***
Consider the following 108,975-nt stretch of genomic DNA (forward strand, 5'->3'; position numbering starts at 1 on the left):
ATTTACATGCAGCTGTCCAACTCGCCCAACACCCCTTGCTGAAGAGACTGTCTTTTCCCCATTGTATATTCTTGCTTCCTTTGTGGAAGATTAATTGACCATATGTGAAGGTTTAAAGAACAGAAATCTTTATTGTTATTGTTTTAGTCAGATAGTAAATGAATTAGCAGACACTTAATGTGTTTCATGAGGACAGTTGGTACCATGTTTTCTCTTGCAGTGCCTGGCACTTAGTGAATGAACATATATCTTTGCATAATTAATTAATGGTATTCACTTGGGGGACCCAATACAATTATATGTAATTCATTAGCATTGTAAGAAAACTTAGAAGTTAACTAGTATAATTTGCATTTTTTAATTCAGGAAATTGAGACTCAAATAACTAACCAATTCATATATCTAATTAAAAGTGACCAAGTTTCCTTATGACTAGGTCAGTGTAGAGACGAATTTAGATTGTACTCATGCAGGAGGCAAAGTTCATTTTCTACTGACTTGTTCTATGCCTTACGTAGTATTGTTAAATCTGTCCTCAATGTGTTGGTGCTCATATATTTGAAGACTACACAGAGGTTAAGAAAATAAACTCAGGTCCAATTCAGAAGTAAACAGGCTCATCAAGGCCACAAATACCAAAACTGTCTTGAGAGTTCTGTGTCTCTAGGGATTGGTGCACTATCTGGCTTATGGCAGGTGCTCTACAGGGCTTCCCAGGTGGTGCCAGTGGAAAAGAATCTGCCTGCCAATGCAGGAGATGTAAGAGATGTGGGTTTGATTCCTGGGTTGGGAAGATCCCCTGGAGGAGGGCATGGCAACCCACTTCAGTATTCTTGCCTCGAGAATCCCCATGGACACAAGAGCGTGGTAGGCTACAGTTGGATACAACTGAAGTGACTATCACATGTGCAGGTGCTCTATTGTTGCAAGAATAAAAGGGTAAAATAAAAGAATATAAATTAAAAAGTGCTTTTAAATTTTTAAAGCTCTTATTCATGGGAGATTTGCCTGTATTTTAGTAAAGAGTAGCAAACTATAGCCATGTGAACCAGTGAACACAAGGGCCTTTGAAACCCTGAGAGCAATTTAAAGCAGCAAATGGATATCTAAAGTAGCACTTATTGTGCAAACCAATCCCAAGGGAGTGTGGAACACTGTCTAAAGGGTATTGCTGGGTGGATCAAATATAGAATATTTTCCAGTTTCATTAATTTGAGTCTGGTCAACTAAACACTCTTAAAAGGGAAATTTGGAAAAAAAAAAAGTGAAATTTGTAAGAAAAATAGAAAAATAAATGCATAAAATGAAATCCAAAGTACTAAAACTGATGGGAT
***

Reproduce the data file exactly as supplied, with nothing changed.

Consider the following 108,975-nt stretch of genomic DNA (forward strand, 5'->3'; position numbering starts at 1 on the left):
ATTTACATGCAGCTGTCCAACTCGCCCAACACCCCTTGCTGAAGAGACTGTCTTTTCCCCATTGTATATTCTTGCTTCCTTTGTGGAAGATTAATTGACCATATGTGAAGGTTTAAAGAACAGAAATCTTTATTGTTATTGTTTTAGTCAGATAGTAAATGAATTAGCAGACACTTAATGTGTTTCATGAGGACAGTTGGTACCATGTTTTCTCTTGCAGTGCCTGGCACTTAGTGAATGAACATATATCTTTGCATAATTAATTAATGGTATTCACTTGGGGGACCCAATACAATTATATGTAATTCATTAGCATTGTAAGAAAACTTAGAAGTTAACTAGTATAATTTGCATTTTTTAATTCAGGAAATTGAGACTCAAATAACTAACCAATTCATATATCTAATTAAAAGTGACCAAGTTTCCTTATGACTAGGTCAGTGTAGAGACGAATTTAGATTGTACTCATGCAGGAGGCAAAGTTCATTTTCTACTGACTTGTTCTATGCCTTACGTAGTATTGTTAAATCTGTCCTCAATGTGTTGGTGCTCATATATTTGAAGACTACACAGAGGTTAAGAAAATAAACTCAGGTCCAATTCAGAAGTAAACAGGCTCATCAAGGCCACAAATACCAAAACTGTCTTGAGAGTTCTGTGTCTCTAGGGATTGGTGCACTATCTGGCTTATGGCAGGTGCTCTACAGGGCTTCCCAGGTGGTGCCAGTGGAAAAGAATCTGCCTGCCAATGCAGGAGATGTAAGAGATGTGGGTTTGATTCCTGGGTTGGGAAGATCCCCTGGAGGAGGGCATGGCAACCCACTTCAGTATTCTTGCCTCGAGAATCCCCATGGACACAAGAGCGTGGTAGGCTACAGTTGGATACAACTGAAGTGACTATCACATGTGCAGGTGCTCTATTGTTGCAAGAATAAAAGGGTAAAATAAAAGAATATAAATTAAAAAGTGCTTTTAAATTTTTAAAGCTCTTATTCATGGGAGATTTGCCTGTATTTTAGTAAAGAGTAGCAAACTATAGCCATGTGAACCAGTGAACACAAGGGCCTTTGAAACCCTGAGAGCAATTTAAAGCAGCAAATGGATATCTAAAGTAGCACTTATTGTGCAAACCAATCCCAAGGGAGTGTGGAACACTGTCTAAAGGGTATTGCTGGGTGGATCAAATATAGAATATTTTCCAGTTTCATTAATTTGAGTCTGGTCAACTAAACACTCTTAAAAGGGAAATTTGGAAAAAAAAAAAGTGAAATTTGTAAGAAAAATAGAAAAATAAATGCATAAAATGAAATCCAAAGTACTAAAACTGATGGGAT